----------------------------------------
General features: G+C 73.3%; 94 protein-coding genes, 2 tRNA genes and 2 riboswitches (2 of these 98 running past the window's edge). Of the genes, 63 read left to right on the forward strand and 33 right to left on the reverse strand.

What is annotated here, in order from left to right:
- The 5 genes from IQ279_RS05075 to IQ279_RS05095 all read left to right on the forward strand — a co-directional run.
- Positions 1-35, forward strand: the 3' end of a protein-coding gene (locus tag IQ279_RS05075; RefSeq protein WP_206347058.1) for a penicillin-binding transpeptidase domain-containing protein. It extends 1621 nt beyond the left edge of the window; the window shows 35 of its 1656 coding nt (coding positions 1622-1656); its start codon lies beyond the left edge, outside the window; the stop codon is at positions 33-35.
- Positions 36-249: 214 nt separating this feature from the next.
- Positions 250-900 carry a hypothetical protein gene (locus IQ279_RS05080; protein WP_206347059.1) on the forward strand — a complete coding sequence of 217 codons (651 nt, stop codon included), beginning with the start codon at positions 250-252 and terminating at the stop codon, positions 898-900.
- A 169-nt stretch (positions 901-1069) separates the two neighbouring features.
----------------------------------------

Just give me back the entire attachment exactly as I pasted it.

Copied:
General features: G+C 73.3%; 94 protein-coding genes, 2 tRNA genes and 2 riboswitches (2 of these 98 running past the window's edge). Of the genes, 63 read left to right on the forward strand and 33 right to left on the reverse strand.

What is annotated here, in order from left to right:
- The 5 genes from IQ279_RS05075 to IQ279_RS05095 all read left to right on the forward strand — a co-directional run.
- Positions 1-35, forward strand: the 3' end of a protein-coding gene (locus tag IQ279_RS05075; RefSeq protein WP_206347058.1) for a penicillin-binding transpeptidase domain-containing protein. It extends 1621 nt beyond the left edge of the window; the window shows 35 of its 1656 coding nt (coding positions 1622-1656); its start codon lies beyond the left edge, outside the window; the stop codon is at positions 33-35.
- Positions 36-249: 214 nt separating this feature from the next.
- Positions 250-900 carry a hypothetical protein gene (locus IQ279_RS05080; protein WP_206347059.1) on the forward strand — a complete coding sequence of 217 codons (651 nt, stop codon included), beginning with the start codon at positions 250-252 and terminating at the stop codon, positions 898-900.
- A 169-nt stretch (positions 901-1069) separates the two neighbouring features.